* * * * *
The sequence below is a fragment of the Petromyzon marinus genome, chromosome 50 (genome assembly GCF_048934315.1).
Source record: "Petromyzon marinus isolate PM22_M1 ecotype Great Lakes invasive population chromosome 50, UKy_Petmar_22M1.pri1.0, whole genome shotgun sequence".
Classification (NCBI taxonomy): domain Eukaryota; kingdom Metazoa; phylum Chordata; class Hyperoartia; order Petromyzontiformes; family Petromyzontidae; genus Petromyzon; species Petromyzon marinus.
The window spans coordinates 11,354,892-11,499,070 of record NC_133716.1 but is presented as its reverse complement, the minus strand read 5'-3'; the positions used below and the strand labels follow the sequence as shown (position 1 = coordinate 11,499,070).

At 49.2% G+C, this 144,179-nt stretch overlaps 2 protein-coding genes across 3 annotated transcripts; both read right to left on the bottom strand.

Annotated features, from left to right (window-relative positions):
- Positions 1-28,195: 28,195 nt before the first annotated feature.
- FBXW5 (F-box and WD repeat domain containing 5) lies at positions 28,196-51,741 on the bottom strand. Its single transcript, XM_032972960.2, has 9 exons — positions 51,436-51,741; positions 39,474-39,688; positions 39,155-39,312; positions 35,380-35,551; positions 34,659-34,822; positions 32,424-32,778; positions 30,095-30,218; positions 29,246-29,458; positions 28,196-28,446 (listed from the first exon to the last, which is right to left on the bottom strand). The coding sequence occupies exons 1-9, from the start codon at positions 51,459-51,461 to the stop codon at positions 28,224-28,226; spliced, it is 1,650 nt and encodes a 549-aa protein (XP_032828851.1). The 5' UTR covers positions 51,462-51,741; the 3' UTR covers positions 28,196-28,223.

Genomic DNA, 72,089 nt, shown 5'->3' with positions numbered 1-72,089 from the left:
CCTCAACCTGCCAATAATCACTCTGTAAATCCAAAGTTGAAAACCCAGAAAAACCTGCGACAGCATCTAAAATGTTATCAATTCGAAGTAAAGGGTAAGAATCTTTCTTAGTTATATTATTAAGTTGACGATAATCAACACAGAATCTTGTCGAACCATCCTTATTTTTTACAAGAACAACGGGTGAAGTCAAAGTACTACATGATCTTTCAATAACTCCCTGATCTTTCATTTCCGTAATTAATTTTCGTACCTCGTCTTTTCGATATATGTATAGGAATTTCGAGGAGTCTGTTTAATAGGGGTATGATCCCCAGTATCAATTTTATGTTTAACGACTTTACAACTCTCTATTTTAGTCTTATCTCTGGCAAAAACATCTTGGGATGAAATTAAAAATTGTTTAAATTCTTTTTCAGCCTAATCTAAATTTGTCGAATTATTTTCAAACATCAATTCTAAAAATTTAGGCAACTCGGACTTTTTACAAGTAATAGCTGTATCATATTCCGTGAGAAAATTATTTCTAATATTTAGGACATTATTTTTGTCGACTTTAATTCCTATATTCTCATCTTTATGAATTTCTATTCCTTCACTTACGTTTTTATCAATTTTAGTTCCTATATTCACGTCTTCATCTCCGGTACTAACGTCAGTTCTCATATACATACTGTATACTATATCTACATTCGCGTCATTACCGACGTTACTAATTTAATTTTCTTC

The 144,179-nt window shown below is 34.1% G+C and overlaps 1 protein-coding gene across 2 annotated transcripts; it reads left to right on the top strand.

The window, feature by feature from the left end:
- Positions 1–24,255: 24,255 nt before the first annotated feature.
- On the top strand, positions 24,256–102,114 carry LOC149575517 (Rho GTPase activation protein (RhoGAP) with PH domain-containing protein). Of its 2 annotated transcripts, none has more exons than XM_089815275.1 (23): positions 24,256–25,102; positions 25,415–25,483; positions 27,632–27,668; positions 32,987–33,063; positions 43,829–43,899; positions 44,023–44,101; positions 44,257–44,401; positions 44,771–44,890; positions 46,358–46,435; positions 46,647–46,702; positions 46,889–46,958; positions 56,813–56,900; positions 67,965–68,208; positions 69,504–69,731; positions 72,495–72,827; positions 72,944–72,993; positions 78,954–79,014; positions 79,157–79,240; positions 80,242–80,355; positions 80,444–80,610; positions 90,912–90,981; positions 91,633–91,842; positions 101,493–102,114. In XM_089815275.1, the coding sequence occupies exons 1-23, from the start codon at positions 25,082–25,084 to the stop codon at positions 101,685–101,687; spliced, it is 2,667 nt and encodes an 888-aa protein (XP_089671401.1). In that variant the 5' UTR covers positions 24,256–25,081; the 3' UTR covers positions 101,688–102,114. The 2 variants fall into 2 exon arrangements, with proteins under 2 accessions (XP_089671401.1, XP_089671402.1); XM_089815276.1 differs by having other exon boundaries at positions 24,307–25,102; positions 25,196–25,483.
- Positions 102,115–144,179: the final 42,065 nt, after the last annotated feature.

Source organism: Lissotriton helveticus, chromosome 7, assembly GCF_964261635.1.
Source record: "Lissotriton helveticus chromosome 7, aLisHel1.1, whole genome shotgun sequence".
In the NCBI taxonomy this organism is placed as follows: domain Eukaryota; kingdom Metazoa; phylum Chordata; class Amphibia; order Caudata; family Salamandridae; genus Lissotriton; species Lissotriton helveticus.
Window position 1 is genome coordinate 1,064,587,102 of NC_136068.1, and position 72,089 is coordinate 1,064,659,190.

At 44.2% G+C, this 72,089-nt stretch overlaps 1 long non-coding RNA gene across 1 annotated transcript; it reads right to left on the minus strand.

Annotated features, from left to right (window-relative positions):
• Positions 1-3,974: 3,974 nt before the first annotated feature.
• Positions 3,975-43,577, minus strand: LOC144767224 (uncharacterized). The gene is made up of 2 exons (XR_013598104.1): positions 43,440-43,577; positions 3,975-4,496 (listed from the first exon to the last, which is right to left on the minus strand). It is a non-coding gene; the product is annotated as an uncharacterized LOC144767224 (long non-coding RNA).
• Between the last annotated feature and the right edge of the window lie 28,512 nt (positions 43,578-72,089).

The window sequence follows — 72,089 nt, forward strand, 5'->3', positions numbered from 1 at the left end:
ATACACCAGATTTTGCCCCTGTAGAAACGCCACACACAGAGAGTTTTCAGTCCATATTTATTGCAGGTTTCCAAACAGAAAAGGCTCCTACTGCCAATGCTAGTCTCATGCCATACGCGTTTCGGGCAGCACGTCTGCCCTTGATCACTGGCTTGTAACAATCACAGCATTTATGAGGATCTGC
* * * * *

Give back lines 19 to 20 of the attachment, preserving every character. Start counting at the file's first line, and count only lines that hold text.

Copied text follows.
Window position 1 is genome coordinate 1,064,587,102 of NC_136068.1, and position 72,089 is coordinate 1,064,659,190.

At 44.2% G+C, this 72,089-nt stretch overlaps 1 long non-coding RNA gene across 1 annotated transcript; it reads right to left on the minus strand.